Second, again without for a moment apologising for my respect for the solutions of the common law, they were not designed to resolve disputes which demand solution within days, if not hours. Has the Secretary of State given thought to some of the questions of time which will arise under the procedure which the Bill prescribes? Has he made any estimate of the number of cases which are likely to be referred under the Bill to the Industrial Court in the first 12 months of its existence? Has he given any thought to the pre-trial procedures, because obviously it is not a method of expediting the solution of these problems to bring them before the court without there first being some form of written submissions in an attempt to determine the issues with which the court will be confronted? Has he made any estimate of the time a reference will take from the moment of first submission until it is heard?

I am a little worried about the solution that the right hon. Gentleman has proposed at a time when it has been found that the existing procedures are too slow, a matter to which the right hon. Gentleman himself referred in the debate on the last Amendment. If it is discovered that an existing procedure is too slow, the Secretary of State can submit it under Clause 35 to the Industrial Court, and the Court can consider it. If the court is satisfied that it is too slow, it refers it to the Commission. Then the Commission attempts to see whether there can be some agreement between the parties. If that fails, the Commission formulates proposals which are retransmitted to the Court. The Court considers those proposals and, if it deems them suitable, confirms them. At that stage the new procedure goes back to the original negotiators to sort out the very situation which gave rise to the dispute in the first place.

Many of these problems will be discussed later during the Committee stage. At this stage I merely invite the Secretary of State to indicate that he is at least aware of the problem, because it is a problem which is daily and hourly with those whose job it is to resolve industrial disputes. If the right hon. Gentleman agrees that this is part of the problem, he can make a beginning by accepting the Amendment.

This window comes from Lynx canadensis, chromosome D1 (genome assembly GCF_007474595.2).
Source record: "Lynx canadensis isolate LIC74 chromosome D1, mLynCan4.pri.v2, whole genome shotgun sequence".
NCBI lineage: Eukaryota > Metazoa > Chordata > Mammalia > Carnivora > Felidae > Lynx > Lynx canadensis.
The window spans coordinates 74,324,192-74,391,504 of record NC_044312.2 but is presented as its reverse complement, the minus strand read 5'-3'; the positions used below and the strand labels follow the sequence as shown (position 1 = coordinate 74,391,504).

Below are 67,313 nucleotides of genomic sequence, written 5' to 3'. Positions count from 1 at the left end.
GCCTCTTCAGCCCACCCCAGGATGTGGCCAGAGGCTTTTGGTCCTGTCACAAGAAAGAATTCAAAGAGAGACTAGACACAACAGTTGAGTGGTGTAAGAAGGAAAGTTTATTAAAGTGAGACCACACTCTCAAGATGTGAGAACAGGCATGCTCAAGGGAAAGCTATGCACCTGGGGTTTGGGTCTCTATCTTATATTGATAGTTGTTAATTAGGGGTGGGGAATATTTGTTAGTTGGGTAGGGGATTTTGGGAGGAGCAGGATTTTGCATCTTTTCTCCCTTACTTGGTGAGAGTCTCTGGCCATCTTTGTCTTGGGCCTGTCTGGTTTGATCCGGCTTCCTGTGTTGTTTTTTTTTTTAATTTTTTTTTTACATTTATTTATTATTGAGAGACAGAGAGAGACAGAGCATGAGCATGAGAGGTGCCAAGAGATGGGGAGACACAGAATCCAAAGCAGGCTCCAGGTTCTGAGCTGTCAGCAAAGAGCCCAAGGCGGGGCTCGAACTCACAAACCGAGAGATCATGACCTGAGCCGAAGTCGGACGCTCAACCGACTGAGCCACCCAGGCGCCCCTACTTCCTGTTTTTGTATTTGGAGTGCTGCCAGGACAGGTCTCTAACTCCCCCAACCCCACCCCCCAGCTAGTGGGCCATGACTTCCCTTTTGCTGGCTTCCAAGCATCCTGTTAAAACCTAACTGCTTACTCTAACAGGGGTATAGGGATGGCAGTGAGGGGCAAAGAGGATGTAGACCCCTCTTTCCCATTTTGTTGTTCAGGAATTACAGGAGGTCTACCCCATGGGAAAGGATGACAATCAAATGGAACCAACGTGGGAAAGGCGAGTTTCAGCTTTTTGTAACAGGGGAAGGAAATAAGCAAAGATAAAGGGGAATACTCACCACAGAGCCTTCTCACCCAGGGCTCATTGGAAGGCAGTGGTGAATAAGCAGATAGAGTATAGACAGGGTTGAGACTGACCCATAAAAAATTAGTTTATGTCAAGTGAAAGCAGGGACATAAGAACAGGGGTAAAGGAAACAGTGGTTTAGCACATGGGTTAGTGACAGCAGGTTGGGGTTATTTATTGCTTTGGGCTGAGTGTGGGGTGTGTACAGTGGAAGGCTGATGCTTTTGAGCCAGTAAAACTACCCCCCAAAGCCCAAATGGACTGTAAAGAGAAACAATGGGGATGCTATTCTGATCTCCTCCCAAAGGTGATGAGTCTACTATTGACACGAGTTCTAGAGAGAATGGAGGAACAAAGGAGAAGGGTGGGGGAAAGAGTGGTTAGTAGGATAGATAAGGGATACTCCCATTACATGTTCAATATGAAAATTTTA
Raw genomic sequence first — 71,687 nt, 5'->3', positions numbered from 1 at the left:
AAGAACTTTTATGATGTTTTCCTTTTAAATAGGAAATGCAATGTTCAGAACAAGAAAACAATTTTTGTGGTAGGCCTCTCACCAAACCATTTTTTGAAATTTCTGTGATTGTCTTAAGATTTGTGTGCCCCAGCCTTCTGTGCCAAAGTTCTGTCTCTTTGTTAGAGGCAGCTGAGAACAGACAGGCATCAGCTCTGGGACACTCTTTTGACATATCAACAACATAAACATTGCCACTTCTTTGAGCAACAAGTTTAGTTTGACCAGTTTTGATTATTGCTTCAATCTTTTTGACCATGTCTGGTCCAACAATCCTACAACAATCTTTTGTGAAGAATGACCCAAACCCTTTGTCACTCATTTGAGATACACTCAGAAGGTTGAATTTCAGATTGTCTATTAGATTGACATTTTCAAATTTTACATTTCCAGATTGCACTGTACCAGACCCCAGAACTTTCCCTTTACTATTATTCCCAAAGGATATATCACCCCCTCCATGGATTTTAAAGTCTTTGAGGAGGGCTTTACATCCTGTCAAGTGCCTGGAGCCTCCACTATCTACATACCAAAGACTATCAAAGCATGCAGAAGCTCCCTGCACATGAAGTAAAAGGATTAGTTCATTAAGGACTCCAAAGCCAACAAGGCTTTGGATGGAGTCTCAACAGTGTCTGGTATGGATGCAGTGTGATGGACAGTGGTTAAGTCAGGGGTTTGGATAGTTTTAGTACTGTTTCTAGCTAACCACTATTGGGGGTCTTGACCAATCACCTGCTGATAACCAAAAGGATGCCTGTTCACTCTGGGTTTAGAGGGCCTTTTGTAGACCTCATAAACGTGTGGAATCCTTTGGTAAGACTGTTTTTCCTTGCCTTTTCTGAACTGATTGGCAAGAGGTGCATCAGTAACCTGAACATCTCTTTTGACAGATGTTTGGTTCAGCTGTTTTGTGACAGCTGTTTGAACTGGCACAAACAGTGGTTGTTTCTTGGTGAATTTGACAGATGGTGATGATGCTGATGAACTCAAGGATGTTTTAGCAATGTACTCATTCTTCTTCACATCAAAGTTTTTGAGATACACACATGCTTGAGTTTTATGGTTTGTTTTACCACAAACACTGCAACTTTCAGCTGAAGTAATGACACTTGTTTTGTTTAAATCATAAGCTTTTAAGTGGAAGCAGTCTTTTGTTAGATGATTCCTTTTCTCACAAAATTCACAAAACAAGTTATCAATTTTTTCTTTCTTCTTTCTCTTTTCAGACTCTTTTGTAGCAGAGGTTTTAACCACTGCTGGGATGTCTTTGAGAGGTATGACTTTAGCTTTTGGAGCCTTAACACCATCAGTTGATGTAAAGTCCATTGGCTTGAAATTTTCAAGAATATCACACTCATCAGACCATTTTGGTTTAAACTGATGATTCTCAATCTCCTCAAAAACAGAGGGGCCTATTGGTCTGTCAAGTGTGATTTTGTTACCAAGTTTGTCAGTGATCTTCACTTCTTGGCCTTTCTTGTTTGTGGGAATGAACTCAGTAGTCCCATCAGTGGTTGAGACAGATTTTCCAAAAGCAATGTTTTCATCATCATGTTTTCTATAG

The Under-Secretary of State for Employment (Mr. Dudley Smith)

We appreciate the way in which the hon. Member for Rowley Regis and Tipton (Mr. Archer) moved his Amendment. We understand that he has a profound respect for the rule and application of law, and it is very difficult indeed at this stage to make an estimate of how many cases there will be initially when the Bill becomes law.

I will not labour the point, because it is not entirely material to the point under discussion, but the courts will be a last resort in all these procedures. Conciliation comes first. These courts are deliberately designed to be flexible and informal. I assume, and I am sure that the hon. Gentleman, who has a far greater experience than I of courts and the law, will believe, that with those procedures there will be a speeding up of cases compared with some of the delays which occur in other facets of the law at present.

Much earlier today the hon. and learned Member for Northampton (Mr. Paget) said that he hoped that we would not be hidebound in our approach to the Bill and that, as the various Amendments were discussed, if there were one or two of merit and if they commended themselves to us we would look favourably on them and would not, because the Bill has been so admirably drafted, wish to preserve every dot, comma and word without any additions or subtractions. That is precisely the case and I am happy to tell the hon. Gentleman that we accept the Amendment.

It is, naturally, desirable that disputes should be settled as rapidly as possible. There is common ground about that. If a procedure is unduly long, frustration builds up and industrial action is likely to follow, and this is often a cause of difficulty. It is for this reason that we believe that the insertion of the word "expeditious" may have some merit, though I must sound a word of caution; that it would be undesirable to encourage speed at the expense of thoroughness.

Mrs. Castle

We are, of course, glad that the Government have had the common sense to accept this sensible Amendment which my hon. Friend the Member for Rowley Regis and Tipton (Mr. Peter Archer) moved so effectively. He established an overwhelming case for the need to speed up the procedures for the settlement of disputes. We are glad that, by accepting the insertion of this word, the Government have recognised this.

As the Secretary of State said earlier, the country will judge the Government by deeds and not by words. We therefore expect that the principle which they have accepted by including the word "expeditious" will be embodied in Amendments involving action.